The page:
Context: Hip muscle strength and hop performance limb symmetries after anterior cruciate ligament reconstruction (ACLR) are not well studied. This study aimed to determine the differences in hip abductors’ (ABD) and external rotators’ (ER) muscle strength measures between limbs, and the relationship between hip ABD and ER muscle strengths and hop performance limb symmetry indices (LSIs) 2 years after ACLR. Design: Cross-sectional study. Methods: Forty (level I/II) men athletes 2 years after unilateral ACLR completed 4 single-legged hop tests and involved hip ABD and ER strength testing (maximum voluntary isometric contraction [MVIC]; isokinetic peak torque [PKTQ] at 60°, 180°, and 300°/s; and isotonic peak velocity at 75% of their MVICs). Muscle strength measures were normalized to body mass, and hop performances were reported as LSIs. Paired t test was used to determine strength differences between limbs, and the Pearson correlation coefficient was used to assess the relationship between involved hip muscle strength measures and hop performance LSIs. Results: Hip ER-MVIC (involved: 60.26 [12.01], uninvolved: 63.68 [13.17] N·m/kg) and ER eccentric PKTQ at 60°/s (involved: 32.59 [9.28]; uninvolved: 35.73 [10.50] N·m/kg) were significantly different between limbs (P ≤ .018). Single-hop LSI correlated with hip ER-PKTQ at 180°/s (r = .354) and 300°/s (r = .324, P ≤ .041), while triple-hop LSI correlated with hip ER-MVIC (r = .320), concentric ER-PKTQ at 180°/s (r = .355), eccentric ER-PKTQ at 60°/s (r = .314), and hip ABD-PKTQ at 60°/s (r = .364) and 300°/s (r = .336, P ≤ .049). Conclusions: Men athletes demonstrated symmetrical hop performance and hip muscle strengths, except for ER hip’s MVIC and isokinetic eccentric peak torque at 60°/s 2 years after ACLR. Hop performance LSIs had a few, yet positive moderate relationships with involved hip ABDs and ER strength measures. This may indicate that hip ABD and ER muscle strength measures contribute to athletes’ hop performances 2 years after ACLR. Post-ACLR rehabilitation programs might incorporate hip muscle strengthening training to improve athletes’ functional performances.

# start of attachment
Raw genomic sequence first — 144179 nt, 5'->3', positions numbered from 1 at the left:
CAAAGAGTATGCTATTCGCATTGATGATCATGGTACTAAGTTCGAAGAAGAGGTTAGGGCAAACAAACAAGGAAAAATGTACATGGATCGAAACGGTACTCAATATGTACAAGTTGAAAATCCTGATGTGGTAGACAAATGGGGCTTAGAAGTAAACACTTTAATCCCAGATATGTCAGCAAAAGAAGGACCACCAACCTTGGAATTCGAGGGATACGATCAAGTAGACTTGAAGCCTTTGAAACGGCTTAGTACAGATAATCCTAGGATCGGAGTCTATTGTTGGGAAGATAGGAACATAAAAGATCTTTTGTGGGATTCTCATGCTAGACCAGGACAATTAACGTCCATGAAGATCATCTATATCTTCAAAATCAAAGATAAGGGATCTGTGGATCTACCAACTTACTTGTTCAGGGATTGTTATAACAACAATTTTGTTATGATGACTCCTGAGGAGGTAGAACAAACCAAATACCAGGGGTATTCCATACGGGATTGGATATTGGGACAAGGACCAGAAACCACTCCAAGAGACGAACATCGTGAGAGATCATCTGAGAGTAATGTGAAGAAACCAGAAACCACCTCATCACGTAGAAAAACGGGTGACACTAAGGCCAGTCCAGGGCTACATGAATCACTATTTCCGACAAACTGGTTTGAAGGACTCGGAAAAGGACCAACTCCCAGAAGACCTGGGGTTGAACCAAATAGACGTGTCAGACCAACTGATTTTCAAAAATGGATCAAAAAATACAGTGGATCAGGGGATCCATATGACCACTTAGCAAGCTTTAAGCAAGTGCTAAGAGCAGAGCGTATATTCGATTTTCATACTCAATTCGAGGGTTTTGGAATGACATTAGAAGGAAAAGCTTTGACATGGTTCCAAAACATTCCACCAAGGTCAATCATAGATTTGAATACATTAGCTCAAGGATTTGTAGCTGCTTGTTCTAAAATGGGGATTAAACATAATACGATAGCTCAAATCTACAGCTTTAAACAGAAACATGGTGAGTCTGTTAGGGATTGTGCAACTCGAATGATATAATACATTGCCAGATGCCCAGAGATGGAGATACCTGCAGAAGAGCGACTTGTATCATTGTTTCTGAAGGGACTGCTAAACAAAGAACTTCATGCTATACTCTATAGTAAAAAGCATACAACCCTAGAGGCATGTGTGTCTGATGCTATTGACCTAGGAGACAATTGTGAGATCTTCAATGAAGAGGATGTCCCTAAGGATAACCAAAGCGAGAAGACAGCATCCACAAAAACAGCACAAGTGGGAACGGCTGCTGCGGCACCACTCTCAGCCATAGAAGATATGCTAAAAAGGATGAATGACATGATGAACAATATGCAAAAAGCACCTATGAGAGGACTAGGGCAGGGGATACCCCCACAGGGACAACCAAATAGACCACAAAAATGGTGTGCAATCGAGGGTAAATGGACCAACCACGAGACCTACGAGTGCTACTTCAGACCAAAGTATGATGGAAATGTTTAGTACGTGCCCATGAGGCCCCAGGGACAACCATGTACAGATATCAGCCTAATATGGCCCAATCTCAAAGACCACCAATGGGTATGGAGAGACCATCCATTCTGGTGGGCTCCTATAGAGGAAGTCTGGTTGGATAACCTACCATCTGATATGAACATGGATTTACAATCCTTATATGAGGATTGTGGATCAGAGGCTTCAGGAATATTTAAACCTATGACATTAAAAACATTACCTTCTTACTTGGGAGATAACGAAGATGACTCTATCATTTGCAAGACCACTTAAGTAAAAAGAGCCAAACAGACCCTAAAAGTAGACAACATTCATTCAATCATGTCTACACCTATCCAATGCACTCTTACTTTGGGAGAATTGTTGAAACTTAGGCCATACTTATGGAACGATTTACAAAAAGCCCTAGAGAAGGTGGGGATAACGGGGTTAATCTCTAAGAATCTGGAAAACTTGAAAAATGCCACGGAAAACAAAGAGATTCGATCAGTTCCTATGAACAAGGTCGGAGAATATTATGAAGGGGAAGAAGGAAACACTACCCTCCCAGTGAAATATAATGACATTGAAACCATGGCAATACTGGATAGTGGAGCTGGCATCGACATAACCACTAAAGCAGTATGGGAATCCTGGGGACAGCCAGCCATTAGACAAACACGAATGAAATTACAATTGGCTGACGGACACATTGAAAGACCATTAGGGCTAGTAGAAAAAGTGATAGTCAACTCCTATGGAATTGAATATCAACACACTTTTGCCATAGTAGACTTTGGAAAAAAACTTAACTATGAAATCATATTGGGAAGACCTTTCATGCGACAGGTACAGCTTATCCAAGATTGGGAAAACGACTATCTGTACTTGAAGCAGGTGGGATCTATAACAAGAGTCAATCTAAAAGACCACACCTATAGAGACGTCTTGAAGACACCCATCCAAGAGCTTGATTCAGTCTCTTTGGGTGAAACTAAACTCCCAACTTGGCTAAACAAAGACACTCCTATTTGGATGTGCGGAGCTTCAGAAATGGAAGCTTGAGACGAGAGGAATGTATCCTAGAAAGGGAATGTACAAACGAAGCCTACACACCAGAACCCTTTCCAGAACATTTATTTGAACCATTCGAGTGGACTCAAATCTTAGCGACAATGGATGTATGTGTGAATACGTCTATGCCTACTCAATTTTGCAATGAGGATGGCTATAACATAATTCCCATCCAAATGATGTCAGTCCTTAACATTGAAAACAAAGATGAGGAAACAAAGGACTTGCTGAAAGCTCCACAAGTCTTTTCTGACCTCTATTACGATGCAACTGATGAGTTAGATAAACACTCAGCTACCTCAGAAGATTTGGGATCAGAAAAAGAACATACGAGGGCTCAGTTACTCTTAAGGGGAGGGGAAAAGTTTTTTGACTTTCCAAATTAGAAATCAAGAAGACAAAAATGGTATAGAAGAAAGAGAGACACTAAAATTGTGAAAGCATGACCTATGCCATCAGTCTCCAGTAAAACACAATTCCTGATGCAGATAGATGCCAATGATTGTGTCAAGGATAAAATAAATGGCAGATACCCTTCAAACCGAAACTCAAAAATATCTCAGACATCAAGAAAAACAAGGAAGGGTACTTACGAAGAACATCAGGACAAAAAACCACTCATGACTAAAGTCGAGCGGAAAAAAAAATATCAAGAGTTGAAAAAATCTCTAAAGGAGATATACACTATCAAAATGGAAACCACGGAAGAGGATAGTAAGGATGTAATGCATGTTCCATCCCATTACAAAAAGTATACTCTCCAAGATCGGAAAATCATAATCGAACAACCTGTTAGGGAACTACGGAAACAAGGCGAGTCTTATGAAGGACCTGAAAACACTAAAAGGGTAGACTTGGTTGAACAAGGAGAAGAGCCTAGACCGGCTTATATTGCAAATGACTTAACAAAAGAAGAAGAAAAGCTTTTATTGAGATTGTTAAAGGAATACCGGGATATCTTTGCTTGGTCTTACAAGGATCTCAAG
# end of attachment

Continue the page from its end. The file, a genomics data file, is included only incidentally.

Restricted access

Combined Neurocognitive and Exercise Tolerance Testing Improves Objectivity of Buffalo Concussion Treadmill Test

Daniel Miner and Brent Harper